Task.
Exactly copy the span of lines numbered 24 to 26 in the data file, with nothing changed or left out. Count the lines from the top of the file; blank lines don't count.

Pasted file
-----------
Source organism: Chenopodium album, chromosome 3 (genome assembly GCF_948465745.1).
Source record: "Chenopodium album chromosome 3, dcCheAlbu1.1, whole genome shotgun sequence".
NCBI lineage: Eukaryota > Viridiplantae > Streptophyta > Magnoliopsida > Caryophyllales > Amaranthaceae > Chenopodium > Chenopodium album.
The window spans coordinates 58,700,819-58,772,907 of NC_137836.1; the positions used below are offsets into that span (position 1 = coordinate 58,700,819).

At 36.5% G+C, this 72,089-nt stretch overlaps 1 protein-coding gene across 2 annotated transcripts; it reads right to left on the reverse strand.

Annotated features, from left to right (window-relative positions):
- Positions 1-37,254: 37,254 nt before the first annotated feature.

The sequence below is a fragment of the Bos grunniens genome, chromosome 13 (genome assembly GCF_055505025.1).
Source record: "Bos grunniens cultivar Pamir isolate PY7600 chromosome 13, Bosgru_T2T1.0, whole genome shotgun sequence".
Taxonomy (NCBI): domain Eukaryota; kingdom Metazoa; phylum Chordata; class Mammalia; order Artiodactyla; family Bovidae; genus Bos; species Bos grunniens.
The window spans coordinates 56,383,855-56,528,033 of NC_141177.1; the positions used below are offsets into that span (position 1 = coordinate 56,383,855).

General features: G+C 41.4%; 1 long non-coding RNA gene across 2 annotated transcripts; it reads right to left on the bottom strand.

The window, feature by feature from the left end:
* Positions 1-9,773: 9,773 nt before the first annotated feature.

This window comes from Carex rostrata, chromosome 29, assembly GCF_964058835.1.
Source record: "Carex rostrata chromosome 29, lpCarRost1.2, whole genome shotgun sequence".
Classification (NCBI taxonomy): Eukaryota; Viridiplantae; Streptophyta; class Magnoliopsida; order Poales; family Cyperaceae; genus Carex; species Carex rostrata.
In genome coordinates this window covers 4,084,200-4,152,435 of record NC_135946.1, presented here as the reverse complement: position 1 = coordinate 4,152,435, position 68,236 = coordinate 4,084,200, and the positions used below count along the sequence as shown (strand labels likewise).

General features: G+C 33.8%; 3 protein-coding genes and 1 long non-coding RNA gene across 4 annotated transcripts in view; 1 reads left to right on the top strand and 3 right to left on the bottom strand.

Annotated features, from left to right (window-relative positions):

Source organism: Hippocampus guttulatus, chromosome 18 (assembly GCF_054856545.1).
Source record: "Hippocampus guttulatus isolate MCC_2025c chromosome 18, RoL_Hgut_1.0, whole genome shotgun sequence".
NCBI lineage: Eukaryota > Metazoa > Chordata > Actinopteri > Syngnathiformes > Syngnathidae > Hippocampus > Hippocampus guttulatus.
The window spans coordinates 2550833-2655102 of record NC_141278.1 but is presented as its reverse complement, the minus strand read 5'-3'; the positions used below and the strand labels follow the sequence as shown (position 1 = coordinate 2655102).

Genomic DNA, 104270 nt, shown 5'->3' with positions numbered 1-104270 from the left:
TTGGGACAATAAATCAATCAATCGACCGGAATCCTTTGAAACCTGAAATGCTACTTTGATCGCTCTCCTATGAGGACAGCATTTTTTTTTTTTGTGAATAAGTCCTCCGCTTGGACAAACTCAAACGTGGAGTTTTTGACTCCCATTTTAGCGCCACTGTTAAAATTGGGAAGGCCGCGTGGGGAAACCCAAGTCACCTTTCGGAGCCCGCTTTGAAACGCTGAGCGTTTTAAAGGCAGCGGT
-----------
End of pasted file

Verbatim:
The window spans coordinates 2550833-2655102 of record NC_141278.1 but is presented as its reverse complement, the minus strand read 5'-3'; the positions used below and the strand labels follow the sequence as shown (position 1 = coordinate 2655102).

Genomic DNA, 104270 nt, shown 5'->3' with positions numbered 1-104270 from the left:
TTGGGACAATAAATCAATCAATCGACCGGAATCCTTTGAAACCTGAAATGCTACTTTGATCGCTCTCCTATGAGGACAGCATTTTTTTTTTTTGTGAATAAGTCCTCCGCTTGGACAAACTCAAACGTGGAGTTTTTGACTCCCATTTTAGCGCCACTGTTAAAATTGGGAAGGCCGCGTGGGGAAACCCAAGTCACCTTTCGGAGCCCGCTTTGAAACGCTGAGCGTTTTAAAGGCAGCGGT